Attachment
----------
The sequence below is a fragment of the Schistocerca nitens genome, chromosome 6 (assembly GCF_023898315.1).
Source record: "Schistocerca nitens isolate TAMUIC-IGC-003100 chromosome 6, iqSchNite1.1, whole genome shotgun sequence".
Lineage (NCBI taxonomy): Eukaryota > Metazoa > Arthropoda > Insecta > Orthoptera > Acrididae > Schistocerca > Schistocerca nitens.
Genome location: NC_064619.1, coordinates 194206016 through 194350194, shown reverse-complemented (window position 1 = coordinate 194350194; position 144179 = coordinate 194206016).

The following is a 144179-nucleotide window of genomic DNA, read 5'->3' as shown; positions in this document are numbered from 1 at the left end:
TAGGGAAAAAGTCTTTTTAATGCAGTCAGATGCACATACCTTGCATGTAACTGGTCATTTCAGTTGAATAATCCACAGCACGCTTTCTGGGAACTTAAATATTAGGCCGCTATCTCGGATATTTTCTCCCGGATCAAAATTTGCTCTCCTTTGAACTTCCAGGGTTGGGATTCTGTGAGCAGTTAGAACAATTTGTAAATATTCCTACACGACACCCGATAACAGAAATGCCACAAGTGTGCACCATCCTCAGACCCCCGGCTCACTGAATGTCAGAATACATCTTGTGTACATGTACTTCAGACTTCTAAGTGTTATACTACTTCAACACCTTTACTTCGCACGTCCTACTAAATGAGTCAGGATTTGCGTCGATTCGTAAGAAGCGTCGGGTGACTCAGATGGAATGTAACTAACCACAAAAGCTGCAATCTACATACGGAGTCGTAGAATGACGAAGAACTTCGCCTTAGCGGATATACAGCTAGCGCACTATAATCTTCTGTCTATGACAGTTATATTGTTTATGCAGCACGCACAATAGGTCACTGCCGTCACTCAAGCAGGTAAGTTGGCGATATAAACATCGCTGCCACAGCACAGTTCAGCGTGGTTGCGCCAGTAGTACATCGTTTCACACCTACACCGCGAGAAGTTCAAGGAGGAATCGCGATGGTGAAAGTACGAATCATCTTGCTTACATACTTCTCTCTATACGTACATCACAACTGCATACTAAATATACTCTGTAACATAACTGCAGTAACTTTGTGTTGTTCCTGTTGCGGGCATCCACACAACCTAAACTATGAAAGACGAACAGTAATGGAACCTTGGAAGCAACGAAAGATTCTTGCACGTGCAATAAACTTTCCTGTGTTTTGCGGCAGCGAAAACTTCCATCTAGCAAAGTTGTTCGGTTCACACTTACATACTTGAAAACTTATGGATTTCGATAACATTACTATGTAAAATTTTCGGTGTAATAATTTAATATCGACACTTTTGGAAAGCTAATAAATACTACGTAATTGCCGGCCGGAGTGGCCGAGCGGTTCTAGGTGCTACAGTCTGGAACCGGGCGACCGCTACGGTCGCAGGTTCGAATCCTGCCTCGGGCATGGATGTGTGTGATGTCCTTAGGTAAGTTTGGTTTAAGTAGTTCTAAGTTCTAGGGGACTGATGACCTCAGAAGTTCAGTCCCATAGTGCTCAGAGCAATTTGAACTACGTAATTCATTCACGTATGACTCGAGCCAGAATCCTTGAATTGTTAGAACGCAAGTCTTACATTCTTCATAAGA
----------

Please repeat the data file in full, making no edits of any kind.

The sequence below is a fragment of the Schistocerca nitens genome, chromosome 6 (assembly GCF_023898315.1).
Source record: "Schistocerca nitens isolate TAMUIC-IGC-003100 chromosome 6, iqSchNite1.1, whole genome shotgun sequence".
Lineage (NCBI taxonomy): Eukaryota > Metazoa > Arthropoda > Insecta > Orthoptera > Acrididae > Schistocerca > Schistocerca nitens.
Genome location: NC_064619.1, coordinates 194206016 through 194350194, shown reverse-complemented (window position 1 = coordinate 194350194; position 144179 = coordinate 194206016).

The following is a 144179-nucleotide window of genomic DNA, read 5'->3' as shown; positions in this document are numbered from 1 at the left end:
TAGGGAAAAAGTCTTTTTAATGCAGTCAGATGCACATACCTTGCATGTAACTGGTCATTTCAGTTGAATAATCCACAGCACGCTTTCTGGGAACTTAAATATTAGGCCGCTATCTCGGATATTTTCTCCCGGATCAAAATTTGCTCTCCTTTGAACTTCCAGGGTTGGGATTCTGTGAGCAGTTAGAACAATTTGTAAATATTCCTACACGACACCCGATAACAGAAATGCCACAAGTGTGCACCATCCTCAGACCCCCGGCTCACTGAATGTCAGAATACATCTTGTGTACATGTACTTCAGACTTCTAAGTGTTATACTACTTCAACACCTTTACTTCGCACGTCCTACTAAATGAGTCAGGATTTGCGTCGATTCGTAAGAAGCGTCGGGTGACTCAGATGGAATGTAACTAACCACAAAAGCTGCAATCTACATACGGAGTCGTAGAATGACGAAGAACTTCGCCTTAGCGGATATACAGCTAGCGCACTATAATCTTCTGTCTATGACAGTTATATTGTTTATGCAGCACGCACAATAGGTCACTGCCGTCACTCAAGCAGGTAAGTTGGCGATATAAACATCGCTGCCACAGCACAGTTCAGCGTGGTTGCGCCAGTAGTACATCGTTTCACACCTACACCGCGAGAAGTTCAAGGAGGAATCGCGATGGTGAAAGTACGAATCATCTTGCTTACATACTTCTCTCTATACGTACATCACAACTGCATACTAAATATACTCTGTAACATAACTGCAGTAACTTTGTGTTGTTCCTGTTGCGGGCATCCACACAACCTAAACTATGAAAGACGAACAGTAATGGAACCTTGGAAGCAACGAAAGATTCTTGCACGTGCAATAAACTTTCCTGTGTTTTGCGGCAGCGAAAACTTCCATCTAGCAAAGTTGTTCGGTTCACACTTACATACTTGAAAACTTATGGATTTCGATAACATTACTATGTAAAATTTTCGGTGTAATAATTTAATATCGACACTTTTGGAAAGCTAATAAATACTACGTAATTGCCGGCCGGAGTGGCCGAGCGGTTCTAGGTGCTACAGTCTGGAACCGGGCGACCGCTACGGTCGCAGGTTCGAATCCTGCCTCGGGCATGGATGTGTGTGATGTCCTTAGGTAAGTTTGGTTTAAGTAGTTCTAAGTTCTAGGGGACTGATGACCTCAGAAGTTCAGTCCCATAGTGCTCAGAGCAATTTGAACTACGTAATTCATTCACGTATGACTCGAGCCAGAATCCTTGAATTGTTAGAACGCAAGTCTTACATTCTTCATAAGA